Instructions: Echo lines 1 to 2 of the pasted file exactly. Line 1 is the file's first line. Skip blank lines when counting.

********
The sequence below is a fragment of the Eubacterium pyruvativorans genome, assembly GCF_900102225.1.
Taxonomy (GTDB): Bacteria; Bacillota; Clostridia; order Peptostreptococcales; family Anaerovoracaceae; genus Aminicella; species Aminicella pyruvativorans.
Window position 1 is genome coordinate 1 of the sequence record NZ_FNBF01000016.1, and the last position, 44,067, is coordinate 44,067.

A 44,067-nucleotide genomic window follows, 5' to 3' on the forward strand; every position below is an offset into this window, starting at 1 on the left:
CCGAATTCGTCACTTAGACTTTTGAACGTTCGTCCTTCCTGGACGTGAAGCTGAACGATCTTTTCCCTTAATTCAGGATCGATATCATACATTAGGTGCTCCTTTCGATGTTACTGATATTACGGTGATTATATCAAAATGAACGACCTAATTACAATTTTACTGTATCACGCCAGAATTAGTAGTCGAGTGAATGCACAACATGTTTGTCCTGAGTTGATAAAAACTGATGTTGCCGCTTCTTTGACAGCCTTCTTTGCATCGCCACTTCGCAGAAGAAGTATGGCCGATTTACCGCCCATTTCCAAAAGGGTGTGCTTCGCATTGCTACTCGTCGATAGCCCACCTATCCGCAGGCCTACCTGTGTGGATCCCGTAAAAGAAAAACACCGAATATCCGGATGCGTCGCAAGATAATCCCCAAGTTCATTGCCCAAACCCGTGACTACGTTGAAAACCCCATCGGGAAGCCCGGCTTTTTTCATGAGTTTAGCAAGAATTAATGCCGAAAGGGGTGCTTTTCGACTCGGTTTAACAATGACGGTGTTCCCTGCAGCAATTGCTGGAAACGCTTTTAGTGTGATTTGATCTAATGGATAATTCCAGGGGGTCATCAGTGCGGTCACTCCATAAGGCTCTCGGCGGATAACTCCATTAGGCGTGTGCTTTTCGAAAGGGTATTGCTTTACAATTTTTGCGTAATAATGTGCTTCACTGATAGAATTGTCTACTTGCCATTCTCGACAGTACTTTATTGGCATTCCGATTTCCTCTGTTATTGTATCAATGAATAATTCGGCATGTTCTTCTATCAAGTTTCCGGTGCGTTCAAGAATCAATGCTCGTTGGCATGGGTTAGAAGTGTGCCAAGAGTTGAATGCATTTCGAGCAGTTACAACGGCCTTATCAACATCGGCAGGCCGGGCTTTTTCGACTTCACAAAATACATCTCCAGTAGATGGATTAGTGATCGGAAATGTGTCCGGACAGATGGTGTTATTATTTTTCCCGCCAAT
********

The sequence below is a fragment of the Eubacterium pyruvativorans genome, assembly GCF_900102225.1.
Taxonomy (GTDB): Bacteria; Bacillota; Clostridia; order Peptostreptococcales; family Anaerovoracaceae; genus Aminicella; species Aminicella pyruvativorans.